Work in our laboratory covers a wide spectrum of topics related to prions and amyloids, across physiology and disease. We investigate these phenomena by employing a variety of chemical, biochemical, biophysical, cellular and animal technologies, with the ultimate objective of defining novel therapeutic approaches for neurodegenerative diseases.
A brief introduction to prions and amyloids. Aging is intrinsically linked to a broad range of molecular, cellular and functional changes, which particularly affect the integrity of the nervous system. One fundamental process altered by aging is protein folding. When proteins misfold, they acquire alternative conformations capable of seeding a cascade of molecular events, ultimately resulting in neuronal dysfunction and death. Indeed, a wide range of age-related disorders is linked to the accumulation in the brain of insoluble protein aggregates, often called amyloids. Examples include common disorders such as Parkinson’s and Alzheimer’s disease, as well as rarer disorders such as Amyotrophic lateral sclerosis (ALS) and prion diseases. The latter are among the most unusual and fascinating pathologies linked to protein misfolding, and are caused by the conformational conversion of the cellular prion protein (PrPC), an endogenous cell-surface glycoprotein, into a misfolded isoform, called PrPSc, that accumulates in the central nervous system of affected individuals. PrPSc is an infectious protein (prion), lacking information-coding nucleic acids, which replicates by directly binding to PrPC, and triggering its conformational rearrangement into new PrPSc molecules.
The main lines of investigation currently ongoing in our lab are as follow:
- Targeting the cellular prion protein to halt neurodegeneration
Enormous efforts have been expended by academic laboratories and pharmaceutical companies worldwide to understand the key pathogenic events that lye at the root of neurodegenerative diseases. Association studies are drawing unexpected correlations between different neurodegenerative diseases, and suggesting that the pathological processes underlying these disorders may converge on few molecular hubs. We believe that PrPC is one of such factors, by acting as a transducer of neurotoxicity for various pathogenic protein aggregates, including its own misfolded state (PrPSc), as well as toxic oligomers of the amyloid beta (Aβ) peptide, which are associated with Alzheimer’s disease. Our lab is exploring a cross-disciplinary approach of biochemical pharmacology to understand the biology of PrPC, and design novel pharmacological agents to stop its toxicity-transducing activity.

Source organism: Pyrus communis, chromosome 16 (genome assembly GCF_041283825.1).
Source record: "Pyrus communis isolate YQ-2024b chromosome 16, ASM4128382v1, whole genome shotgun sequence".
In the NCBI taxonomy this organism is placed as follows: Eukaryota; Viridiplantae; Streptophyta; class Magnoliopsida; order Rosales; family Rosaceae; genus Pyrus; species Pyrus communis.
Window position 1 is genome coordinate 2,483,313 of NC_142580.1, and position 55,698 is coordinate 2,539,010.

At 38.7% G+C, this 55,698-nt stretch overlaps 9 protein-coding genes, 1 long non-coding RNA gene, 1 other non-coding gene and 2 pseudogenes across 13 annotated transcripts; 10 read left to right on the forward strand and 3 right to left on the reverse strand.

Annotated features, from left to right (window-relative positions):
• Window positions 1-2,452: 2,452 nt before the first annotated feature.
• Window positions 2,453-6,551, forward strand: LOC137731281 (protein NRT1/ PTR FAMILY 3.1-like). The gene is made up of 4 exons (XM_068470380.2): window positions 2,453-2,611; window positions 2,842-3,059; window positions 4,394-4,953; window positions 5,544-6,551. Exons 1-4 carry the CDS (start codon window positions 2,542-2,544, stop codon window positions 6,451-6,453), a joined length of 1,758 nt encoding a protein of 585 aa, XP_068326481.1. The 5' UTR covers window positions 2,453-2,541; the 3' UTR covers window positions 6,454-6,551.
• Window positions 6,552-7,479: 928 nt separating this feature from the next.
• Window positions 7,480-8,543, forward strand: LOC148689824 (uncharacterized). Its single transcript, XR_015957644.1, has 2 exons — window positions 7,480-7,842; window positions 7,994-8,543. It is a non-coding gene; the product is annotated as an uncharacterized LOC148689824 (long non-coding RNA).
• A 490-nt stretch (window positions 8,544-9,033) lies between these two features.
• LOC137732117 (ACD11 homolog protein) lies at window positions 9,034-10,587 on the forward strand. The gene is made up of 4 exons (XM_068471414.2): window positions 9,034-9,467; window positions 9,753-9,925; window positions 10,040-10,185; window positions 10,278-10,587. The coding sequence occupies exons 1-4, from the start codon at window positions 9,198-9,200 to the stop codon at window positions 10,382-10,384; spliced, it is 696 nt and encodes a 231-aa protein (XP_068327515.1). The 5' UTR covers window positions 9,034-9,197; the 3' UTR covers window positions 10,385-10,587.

See also Dulbecco Telethon Institute, Lab Biasini @: https://dti.telethon.it/
Developing new tools to study protein misfolding
Recent evidence suggests that the pathogenic mechanisms operating in prion diseases may lie at the root of the neurodegenerative processes occurring in several other disorders. In fact, misfolded protein isoforms that accumulate in these diseases have been shown to possess prion-like, self-templating properties, which could explain their spreading in different brain regions, as well as their toxicity. We are currently developing novel cellular assays to study the generation, propagation and toxicity of prions and amyloids in petri dishes.
Identifying physiological roles for protein misfolding in extreme biological conditions
Mounting evidence indicates that some of the pathological pathways occurring in neurodegenerative diseases could operate physiologically in extreme biological contexts, such as hibernation. For example, the thirteen-lined ground squirrel, a natural hibernator endemic of North America, manifests a form of regulated neurodegeneration during torpor, associated with the hyperphosphorylation of the microtubule-associated protein tau, and loss of synaptic endings in specific brain areas. Intriguingly, these phenotypes are fully reversed upon restoration of normal body temperature. These observations suggest that neurodegeneration-like mechanisms, including protein misfolding and aggregation, could be encoded in the functional repertoire of the hibernating mammalian brain. By employing cell and animal models of hibernation, we try to investigate the potential role of prions and amyloids in the biological adaptation to extreme biological conditions.